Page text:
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Ivy & Joan

Rating: 3 out of 5 stars
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Publisher turns playwright. Is that the same as gamekeeper turns poacher? Anyway, James Hogan of Oberon Books has written a deft little double-bill in which Lynne Miller, WPC Cathy Marshall in The Bill, plays Ivy, a hotel barmaid leaving her job, and Joan, a Sunday painter, leaving Venice for a psychiatric hospital back home.

In both instances, the Alan Bennett-style talking head - a slightly embittered Lancashire pseudo-snob (the hotel pianist’s not a patch on Russ Conway), and a disappointed artistic wife in a dead marriage - has a suitcase packed, ready to go, and a cowed male companion.

Steven Beard - neat, dapper, discreet - plays both foils, doing some excellent listening and looking out of windows. In the first, he's a hotel employee studying the racing form while Ivy witters on about the young "tart" who's replaced her in the cocktail bar; in the second, a long-suffering spouse and unemployed church warden who tips over the edge when Joan does the same thing to an empty wine glass.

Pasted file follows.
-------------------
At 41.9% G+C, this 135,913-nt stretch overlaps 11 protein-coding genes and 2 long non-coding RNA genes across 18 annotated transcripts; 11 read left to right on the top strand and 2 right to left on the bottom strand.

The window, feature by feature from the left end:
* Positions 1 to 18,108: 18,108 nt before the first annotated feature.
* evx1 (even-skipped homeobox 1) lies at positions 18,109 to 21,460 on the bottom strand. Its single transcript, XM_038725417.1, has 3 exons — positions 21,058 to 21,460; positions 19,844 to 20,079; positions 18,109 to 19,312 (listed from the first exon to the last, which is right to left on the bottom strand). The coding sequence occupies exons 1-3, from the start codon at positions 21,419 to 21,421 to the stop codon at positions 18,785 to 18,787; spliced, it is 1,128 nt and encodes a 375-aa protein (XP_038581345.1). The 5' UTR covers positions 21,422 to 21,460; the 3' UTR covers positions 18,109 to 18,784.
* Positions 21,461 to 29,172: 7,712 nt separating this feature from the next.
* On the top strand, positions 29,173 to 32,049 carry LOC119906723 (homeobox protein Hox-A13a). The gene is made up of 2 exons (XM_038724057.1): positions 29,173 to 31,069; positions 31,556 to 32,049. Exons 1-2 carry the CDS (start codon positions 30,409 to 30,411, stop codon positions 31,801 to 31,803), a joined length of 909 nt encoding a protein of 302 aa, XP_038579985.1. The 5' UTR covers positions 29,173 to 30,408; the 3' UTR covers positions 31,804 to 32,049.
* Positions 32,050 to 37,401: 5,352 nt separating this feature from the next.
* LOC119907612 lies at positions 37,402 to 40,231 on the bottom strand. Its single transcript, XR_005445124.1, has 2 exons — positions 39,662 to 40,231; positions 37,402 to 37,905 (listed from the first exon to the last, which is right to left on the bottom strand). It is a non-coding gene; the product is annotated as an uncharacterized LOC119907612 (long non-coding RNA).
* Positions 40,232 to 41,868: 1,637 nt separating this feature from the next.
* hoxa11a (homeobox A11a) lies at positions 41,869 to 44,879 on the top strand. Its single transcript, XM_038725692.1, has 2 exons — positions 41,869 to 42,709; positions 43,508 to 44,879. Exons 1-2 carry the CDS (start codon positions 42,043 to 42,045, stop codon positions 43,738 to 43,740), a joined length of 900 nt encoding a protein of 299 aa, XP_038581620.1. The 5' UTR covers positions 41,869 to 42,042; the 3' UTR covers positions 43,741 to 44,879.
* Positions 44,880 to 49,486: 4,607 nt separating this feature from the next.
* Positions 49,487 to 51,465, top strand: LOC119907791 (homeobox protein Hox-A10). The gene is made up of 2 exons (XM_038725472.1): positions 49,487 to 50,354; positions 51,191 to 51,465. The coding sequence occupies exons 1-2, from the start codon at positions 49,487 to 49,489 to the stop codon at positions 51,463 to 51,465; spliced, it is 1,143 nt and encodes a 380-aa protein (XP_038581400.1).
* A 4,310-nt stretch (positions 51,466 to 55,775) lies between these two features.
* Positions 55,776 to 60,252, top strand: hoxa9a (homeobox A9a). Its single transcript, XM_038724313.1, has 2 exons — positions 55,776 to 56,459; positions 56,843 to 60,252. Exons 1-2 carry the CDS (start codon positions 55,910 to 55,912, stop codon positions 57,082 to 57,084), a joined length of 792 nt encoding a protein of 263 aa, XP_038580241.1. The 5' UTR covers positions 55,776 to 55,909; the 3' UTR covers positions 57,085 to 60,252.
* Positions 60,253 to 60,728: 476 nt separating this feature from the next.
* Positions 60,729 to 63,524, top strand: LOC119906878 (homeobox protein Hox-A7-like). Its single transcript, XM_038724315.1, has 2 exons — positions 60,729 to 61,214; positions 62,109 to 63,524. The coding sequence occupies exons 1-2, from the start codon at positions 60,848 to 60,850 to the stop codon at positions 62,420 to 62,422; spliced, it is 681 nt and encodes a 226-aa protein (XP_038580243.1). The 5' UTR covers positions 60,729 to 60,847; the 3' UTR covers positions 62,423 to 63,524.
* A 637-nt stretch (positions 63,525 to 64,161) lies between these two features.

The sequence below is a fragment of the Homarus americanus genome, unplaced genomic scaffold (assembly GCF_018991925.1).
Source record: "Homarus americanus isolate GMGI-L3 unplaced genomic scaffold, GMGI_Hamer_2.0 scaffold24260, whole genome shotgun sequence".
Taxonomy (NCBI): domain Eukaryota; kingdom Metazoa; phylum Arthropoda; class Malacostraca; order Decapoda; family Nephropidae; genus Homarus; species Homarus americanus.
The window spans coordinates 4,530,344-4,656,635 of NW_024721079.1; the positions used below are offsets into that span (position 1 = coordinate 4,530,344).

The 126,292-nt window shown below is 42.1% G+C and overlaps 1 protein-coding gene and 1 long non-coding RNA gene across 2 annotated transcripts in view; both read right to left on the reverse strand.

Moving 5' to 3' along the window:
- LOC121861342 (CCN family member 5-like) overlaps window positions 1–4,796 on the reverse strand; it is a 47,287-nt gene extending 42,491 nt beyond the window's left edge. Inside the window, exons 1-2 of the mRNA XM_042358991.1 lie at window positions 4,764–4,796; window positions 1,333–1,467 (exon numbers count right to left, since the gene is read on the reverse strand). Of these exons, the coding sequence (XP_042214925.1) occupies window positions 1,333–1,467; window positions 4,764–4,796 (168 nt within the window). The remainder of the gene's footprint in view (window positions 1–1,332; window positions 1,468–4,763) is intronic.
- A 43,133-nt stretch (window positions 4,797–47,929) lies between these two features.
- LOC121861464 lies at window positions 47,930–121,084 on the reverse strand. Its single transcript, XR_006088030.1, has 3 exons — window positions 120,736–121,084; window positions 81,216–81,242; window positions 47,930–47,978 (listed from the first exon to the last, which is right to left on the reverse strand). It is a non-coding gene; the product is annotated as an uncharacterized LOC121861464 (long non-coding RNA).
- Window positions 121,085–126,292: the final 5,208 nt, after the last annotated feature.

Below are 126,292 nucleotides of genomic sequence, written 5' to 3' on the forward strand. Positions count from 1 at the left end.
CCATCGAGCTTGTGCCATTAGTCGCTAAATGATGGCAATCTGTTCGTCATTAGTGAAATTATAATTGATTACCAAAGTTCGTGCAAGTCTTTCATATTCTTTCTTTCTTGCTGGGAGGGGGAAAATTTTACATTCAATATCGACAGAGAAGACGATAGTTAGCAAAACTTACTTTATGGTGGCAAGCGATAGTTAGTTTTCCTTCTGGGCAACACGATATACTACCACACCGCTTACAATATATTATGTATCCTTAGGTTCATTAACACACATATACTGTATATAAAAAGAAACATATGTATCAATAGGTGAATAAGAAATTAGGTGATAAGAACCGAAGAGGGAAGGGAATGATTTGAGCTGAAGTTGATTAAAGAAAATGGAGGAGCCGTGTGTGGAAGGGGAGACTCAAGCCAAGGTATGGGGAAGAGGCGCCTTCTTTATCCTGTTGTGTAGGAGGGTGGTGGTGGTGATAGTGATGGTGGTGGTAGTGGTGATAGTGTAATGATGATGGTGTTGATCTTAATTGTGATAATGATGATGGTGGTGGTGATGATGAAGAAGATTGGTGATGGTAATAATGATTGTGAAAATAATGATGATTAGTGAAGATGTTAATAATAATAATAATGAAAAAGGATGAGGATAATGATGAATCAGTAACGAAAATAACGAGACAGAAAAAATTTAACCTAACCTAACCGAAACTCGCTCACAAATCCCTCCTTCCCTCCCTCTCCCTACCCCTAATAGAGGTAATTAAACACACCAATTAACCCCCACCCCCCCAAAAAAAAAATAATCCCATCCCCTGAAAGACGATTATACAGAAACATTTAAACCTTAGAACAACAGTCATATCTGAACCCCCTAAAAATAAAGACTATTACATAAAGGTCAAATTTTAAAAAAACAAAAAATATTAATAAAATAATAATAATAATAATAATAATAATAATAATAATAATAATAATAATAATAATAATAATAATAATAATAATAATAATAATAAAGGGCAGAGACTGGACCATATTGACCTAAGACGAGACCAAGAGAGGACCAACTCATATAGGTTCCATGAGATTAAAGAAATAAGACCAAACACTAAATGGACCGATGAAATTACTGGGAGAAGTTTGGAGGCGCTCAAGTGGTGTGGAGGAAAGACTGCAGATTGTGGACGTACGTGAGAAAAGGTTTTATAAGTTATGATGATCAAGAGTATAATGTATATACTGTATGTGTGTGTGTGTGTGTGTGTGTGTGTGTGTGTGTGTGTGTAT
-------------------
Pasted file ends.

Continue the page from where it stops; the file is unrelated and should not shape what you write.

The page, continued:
The sadness and intimacy of Simon Usher's production is enforced by the Spartan design of Carmen Mueck in the Print Room's new upstairs Balcony space, where two dozen customers are squashed onto five raised benches, each place marked with a very welcome hot water bottle. It's a first in fringe élitism: hottie-botties for the hoity-toity.

And on the middle level between the main studio (where an aquatic dance show opens in early February) and the new eyrie, artistic director Anda Winters has opened a chic little piano bar serving (on opening night at least) nibbles and fizzy wine. Positively Parisian, my dear.

Meanwhile, back on the stage, Lynne Miller gives two beautifully weighted, well contrasted performances of growing old with disappointment, and Hogan - who's had plays performed before, but long ago, on the fringe - proves he's a dab hand with miniatures.

I wonder, though, did he turn himself down for publication? Oberon usually knows a bank where the wild thyme grows, but in this instance the plays are printed by Samuel French Ltd.


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